Senator Marcos’ meritorious suggestion

ON July 27, in the immediate aftermath of the powerful magnitude 7 earthquake that struck the Ilocos Region, President Ferdinand “Bongbong” Marcos Jr. expressed support for pending legislation that would create a dedicated Department of Disaster Resilience (DDR). Efforts to create such a department have been ongoing for several years, and we have expressed support for the idea on several occasions, for a variety of reasons. One of the most important ones was expressed by the president himself, the need to improve the government's rapid response to natural and other disasters.

This July 29, 2022 file photo shows Sen. Maria Imelda Josefa ‘Imee’ Marcos at the premiere of 'Maid in Malacañang,' of which she is a producer, at a mall in Quezon City. AFP PHOTO

This July 29, 2022 file photo shows Sen. Maria Imelda Josefa ‘Imee’ Marcos at the premiere of ‘Maid in Malacañang,’ of which she is a producer, at a mall in Quezon City. AFP PHOTO

However, just a day later the President walked back those comments, saying that he agreed instead with a recommendation made by his sister, Sen. Maria Imelda Josefa “Imee” Marcos. Senator Marcos has filed a bill in the Senate that would upgrade and expand the authority of the existing National Disaster Risk Reduction Management Council (NDRRMC), rather than create an entirely new department.

Without necessarily dismissing the idea of the DDR just yet, we believe Senator Marcos' suggestion has merit, and should be studied carefully. There are a couple of issues to consider.

As the President noted, and as the various legislators who have sponsored DDR measures have described it, the new department would be roughly modeled on the US Federal Emergency Management Agency (FEMA). FEMA has its own budget, personnel and material assets, and can coordinate the efforts of other government agencies as needed in a disaster; its jurisdiction in a disaster area is activated by a federal disaster declaration signed by the president.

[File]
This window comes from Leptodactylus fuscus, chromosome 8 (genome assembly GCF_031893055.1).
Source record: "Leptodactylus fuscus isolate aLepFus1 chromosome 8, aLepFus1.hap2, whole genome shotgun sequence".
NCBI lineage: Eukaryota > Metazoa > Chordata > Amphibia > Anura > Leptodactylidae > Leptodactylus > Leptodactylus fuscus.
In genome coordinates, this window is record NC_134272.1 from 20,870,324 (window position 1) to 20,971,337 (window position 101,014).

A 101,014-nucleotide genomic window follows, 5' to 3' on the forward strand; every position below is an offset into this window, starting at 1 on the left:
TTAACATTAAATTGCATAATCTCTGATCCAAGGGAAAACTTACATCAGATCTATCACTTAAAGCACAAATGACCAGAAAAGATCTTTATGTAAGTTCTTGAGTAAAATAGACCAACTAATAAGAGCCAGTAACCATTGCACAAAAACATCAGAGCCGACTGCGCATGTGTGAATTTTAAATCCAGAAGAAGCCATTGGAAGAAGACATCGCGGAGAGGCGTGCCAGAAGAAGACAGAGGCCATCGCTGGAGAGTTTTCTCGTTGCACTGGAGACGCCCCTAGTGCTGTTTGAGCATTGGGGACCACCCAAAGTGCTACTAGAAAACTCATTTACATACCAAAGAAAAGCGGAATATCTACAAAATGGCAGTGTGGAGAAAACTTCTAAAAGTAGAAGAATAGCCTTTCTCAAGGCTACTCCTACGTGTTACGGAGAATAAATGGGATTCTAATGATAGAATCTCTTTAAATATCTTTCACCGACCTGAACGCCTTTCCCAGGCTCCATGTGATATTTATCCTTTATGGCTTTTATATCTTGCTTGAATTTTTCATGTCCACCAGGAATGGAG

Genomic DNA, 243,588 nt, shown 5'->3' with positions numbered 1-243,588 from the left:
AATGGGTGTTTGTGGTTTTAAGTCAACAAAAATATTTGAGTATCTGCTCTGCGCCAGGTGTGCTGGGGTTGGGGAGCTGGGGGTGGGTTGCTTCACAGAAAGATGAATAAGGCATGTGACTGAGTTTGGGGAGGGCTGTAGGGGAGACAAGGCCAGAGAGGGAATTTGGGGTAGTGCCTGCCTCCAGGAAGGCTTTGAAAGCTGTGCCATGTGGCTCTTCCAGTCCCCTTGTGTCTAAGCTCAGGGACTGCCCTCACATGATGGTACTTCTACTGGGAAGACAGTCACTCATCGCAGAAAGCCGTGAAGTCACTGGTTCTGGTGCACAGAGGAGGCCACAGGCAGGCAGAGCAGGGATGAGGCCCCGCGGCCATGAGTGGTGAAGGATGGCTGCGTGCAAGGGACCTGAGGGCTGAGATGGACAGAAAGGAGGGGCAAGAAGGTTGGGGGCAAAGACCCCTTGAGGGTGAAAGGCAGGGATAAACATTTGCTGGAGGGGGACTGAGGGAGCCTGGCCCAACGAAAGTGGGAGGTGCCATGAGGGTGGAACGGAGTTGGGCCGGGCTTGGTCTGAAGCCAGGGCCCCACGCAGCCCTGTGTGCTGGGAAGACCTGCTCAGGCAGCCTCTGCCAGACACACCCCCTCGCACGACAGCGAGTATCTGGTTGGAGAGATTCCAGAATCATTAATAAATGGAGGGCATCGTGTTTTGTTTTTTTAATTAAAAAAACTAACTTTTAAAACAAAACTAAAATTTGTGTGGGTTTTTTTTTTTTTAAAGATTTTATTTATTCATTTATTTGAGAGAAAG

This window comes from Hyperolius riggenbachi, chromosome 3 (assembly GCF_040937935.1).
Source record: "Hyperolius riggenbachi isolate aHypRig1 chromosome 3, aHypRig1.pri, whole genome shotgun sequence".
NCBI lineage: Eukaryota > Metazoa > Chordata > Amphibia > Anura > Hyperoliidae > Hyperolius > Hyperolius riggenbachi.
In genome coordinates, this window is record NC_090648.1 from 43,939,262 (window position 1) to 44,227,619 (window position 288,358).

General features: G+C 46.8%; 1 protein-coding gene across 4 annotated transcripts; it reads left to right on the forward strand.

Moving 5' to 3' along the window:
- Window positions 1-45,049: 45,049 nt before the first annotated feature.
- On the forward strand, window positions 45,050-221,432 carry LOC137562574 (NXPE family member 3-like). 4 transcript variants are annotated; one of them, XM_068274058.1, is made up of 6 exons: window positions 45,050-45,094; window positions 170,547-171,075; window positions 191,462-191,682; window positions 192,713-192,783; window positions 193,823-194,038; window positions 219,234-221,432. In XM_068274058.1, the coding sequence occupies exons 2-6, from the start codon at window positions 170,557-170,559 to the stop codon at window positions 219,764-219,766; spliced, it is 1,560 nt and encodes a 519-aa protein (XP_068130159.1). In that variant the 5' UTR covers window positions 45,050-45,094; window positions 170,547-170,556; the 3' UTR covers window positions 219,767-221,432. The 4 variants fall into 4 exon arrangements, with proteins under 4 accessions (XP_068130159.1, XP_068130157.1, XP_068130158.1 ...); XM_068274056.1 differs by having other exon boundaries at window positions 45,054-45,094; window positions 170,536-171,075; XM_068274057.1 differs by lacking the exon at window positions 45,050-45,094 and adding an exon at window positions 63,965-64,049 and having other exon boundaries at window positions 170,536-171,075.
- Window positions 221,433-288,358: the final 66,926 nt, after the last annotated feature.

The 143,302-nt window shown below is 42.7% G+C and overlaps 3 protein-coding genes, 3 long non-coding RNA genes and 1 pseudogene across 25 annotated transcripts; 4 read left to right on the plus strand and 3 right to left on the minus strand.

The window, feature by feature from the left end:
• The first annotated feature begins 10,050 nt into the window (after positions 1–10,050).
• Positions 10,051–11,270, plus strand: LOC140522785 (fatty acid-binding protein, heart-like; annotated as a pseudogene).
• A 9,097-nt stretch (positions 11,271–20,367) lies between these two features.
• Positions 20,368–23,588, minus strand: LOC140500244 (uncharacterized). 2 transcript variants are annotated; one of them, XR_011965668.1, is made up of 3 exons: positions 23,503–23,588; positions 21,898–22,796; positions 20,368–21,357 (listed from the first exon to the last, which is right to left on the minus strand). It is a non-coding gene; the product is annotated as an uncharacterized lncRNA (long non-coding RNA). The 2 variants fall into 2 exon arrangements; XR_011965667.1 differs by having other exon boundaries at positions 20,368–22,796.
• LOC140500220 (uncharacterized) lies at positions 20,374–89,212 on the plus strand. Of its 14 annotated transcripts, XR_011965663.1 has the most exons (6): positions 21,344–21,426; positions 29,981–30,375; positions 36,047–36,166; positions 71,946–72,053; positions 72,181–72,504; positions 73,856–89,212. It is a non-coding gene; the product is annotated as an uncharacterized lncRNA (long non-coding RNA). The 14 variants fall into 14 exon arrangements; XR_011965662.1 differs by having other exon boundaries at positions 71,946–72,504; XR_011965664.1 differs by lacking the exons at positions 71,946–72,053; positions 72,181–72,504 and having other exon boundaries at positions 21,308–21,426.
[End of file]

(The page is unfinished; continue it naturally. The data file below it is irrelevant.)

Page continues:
However, in terms of the two main priorities of our government, disaster first response, which was mentioned by President Marcos, and overall disaster preparedness, FEMA may not actually be a good model after all.

Neither first response nor ongoing disaster preparedness are the top priorities of FEMA; although it does have some role in those, its primary concern is disaster recovery. There are two layers of first response before FEMA even arrives on the scene; first, local assets such as police and fire departments, and second, state-level assets, including the National Guard. As for ongoing disaster preparedness of the sort that is important to us here in the Philippines — identifying hazard areas, protecting or moving vulnerable populations, improving the resiliency of infrastructure and built environments — FEMA does offer some planning expertise, but the actual responsibilities for carrying out the work and monitoring lie with other agencies, or other government levels.

Senator Marcos correctly recognized that the existing NDRRMC has most of the tools it needs to carry out the broad mandate stretching from disaster resilience, to response, to recovery, but that it suffers from an inefficient organizational design and some constraints on its ability to act. A dedicated DDR could, if designed properly and given the proper authority, solve those problems, but it may not be the only solution.

As it stands now, it is difficult to argue that the NDRRMC is ineffective or a failure. Perhaps it could perform better, but its results have markedly improved over the past few years, particularly since the catastrophic Typhoon “Yolanda” in 2013 that exposed many of the disaster management framework's shortcomings in spectacular fashion. The response to the Ilocos earthquake has been about as good as can be expected under the current organization, and has largely been effective; simply using the occurrence of the earthquake as an indicator of a certain need for the DDR, as some lawmakers have tried to do, is a bit of a non sequitur.

And, as the senator pointed out, the formation of a new department would inevitably lead to the creation of a number of new executive offices, and the budget expense to go along with those. At a time when the government is launching a campaign to actively cut waste and improve government efficiency, forming a new department when an equally effective alternative using existing resource1s may be possible is contradictory, and perhaps even irresponsible.

Senator Marcos' “enhanced NDRRMC” idea may not turn out to be the best solution after all, once it is properly analyzed, but the idea certainly seems viable at this point. It should be considered carefully by Congress.

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